Trapped, she was taken to Saudi Arabia where she was forced to work in the homes of multiple households, cleaning, cooking and taking care of children. She was not allowed to contact her family. Back home in her town outside Nairobi, her mother repeatedly visited the labor broker to find out about her daughter, only to be told to come back the next week.
Muthoni worked for three years, toiling up to 18 hours a day, before finally escaping to a police station and ultimately back to Kenya. She was not paid for any of her work.
“They don’t think of you as a human being, they think of you as a slave to them,” she says.
Muthoni’s experience—repeated in various forms hundreds of thousands of times around the world each year—illustrates the difficulties migrant workers face in accessing justice, including assistance in leaving unsafe working conditions and claiming unpaid wages.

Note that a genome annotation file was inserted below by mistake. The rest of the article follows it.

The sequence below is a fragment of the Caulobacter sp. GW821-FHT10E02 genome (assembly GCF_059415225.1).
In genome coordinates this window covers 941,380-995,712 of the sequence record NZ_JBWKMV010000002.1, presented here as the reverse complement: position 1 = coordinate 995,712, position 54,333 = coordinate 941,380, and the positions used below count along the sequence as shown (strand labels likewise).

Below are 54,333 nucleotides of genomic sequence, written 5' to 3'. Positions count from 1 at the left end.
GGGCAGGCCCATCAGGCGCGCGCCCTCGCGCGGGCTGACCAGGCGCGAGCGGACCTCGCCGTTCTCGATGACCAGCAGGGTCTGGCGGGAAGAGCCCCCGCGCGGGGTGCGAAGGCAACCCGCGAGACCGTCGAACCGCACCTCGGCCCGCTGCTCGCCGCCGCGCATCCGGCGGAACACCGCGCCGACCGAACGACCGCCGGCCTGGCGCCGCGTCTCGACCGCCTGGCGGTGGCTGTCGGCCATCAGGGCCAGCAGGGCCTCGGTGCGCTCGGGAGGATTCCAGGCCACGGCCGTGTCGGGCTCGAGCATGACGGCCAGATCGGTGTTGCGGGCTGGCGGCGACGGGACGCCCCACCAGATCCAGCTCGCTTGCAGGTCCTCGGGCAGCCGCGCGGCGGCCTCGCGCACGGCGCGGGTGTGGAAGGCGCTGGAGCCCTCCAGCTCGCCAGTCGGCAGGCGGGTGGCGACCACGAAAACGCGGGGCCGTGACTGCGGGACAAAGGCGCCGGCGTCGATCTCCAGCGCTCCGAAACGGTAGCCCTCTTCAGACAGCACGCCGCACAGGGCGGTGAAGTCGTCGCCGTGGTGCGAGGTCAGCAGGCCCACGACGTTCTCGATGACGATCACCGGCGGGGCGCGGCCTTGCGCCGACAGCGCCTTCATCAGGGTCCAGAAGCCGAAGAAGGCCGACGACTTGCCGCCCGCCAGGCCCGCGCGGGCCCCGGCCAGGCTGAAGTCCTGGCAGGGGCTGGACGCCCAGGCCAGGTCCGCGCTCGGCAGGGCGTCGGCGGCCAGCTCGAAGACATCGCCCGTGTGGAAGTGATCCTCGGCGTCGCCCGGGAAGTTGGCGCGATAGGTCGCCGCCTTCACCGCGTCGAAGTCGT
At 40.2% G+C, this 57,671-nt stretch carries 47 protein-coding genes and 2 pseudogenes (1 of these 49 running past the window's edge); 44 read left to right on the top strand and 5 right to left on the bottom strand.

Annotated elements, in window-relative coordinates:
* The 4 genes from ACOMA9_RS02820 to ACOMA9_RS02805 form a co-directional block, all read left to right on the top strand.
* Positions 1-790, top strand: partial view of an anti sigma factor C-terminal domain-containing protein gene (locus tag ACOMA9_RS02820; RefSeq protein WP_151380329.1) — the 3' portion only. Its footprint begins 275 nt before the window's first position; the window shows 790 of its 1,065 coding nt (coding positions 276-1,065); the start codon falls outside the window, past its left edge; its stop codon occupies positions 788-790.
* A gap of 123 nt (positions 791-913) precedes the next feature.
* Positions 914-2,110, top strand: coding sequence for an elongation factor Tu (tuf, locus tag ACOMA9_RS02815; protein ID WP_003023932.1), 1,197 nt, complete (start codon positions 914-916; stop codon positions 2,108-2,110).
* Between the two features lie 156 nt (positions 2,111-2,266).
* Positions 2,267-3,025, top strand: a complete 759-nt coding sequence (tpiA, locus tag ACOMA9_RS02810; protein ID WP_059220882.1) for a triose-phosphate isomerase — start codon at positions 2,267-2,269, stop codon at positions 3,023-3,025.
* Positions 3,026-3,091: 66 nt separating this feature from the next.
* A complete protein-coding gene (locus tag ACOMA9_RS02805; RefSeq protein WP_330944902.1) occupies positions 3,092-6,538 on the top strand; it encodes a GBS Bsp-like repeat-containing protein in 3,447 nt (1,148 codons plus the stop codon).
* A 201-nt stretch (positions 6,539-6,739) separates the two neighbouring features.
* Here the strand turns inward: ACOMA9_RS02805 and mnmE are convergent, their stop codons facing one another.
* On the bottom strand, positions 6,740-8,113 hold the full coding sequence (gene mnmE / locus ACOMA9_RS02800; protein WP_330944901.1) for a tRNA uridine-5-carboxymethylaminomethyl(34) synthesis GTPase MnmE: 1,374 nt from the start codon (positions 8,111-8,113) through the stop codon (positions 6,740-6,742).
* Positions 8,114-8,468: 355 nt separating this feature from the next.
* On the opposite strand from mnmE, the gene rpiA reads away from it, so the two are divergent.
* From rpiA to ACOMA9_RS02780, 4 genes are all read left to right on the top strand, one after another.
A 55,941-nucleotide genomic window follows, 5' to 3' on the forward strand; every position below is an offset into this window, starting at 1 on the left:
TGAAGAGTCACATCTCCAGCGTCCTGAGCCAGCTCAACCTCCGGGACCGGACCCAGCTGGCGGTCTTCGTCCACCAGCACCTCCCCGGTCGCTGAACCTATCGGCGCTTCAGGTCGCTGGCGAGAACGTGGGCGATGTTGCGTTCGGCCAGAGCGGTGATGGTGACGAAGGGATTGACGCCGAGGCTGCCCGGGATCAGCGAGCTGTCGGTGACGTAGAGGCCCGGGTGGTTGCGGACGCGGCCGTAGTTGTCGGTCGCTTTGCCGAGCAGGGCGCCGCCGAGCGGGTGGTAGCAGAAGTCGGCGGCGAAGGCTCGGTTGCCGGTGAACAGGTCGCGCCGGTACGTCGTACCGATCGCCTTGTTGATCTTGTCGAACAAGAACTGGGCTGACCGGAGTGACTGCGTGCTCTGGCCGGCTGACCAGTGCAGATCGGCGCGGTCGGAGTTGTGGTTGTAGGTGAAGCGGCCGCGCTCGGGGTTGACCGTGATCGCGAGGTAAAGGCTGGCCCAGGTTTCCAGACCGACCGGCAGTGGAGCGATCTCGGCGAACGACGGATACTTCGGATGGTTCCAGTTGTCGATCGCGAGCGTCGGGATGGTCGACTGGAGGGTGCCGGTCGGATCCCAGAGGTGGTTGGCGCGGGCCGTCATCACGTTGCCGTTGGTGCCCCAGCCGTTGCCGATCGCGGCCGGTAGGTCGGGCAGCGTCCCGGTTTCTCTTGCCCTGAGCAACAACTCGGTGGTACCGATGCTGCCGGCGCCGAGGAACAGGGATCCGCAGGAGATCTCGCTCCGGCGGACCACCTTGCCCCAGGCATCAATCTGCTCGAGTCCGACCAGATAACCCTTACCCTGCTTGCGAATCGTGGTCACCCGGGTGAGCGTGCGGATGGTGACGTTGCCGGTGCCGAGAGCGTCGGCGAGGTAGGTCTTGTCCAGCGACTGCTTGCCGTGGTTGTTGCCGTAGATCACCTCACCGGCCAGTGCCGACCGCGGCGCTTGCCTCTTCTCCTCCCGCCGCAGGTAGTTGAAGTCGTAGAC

Migrant Workers among 25 Million Trapped in Forced Labor
U.S. National Slavery and Human Trafficking Prevention Month offers a time to amplify their experiences, which often begin when unscrupulous labor brokers prey on residents of communities in extreme poverty, falsely promising good wages and jobs in more wealthy countries like those in the Middle East, Europe and the United States. Many who take jobs abroad through exploitative labor brokers often do not know their rights—and even when they do, have no access to justice.
That’s why the Solidarity Center, which holds trainings around the world for potential migrant workers to ensure they know their rights, is increasingly working to ensure migrants can exercise those rights.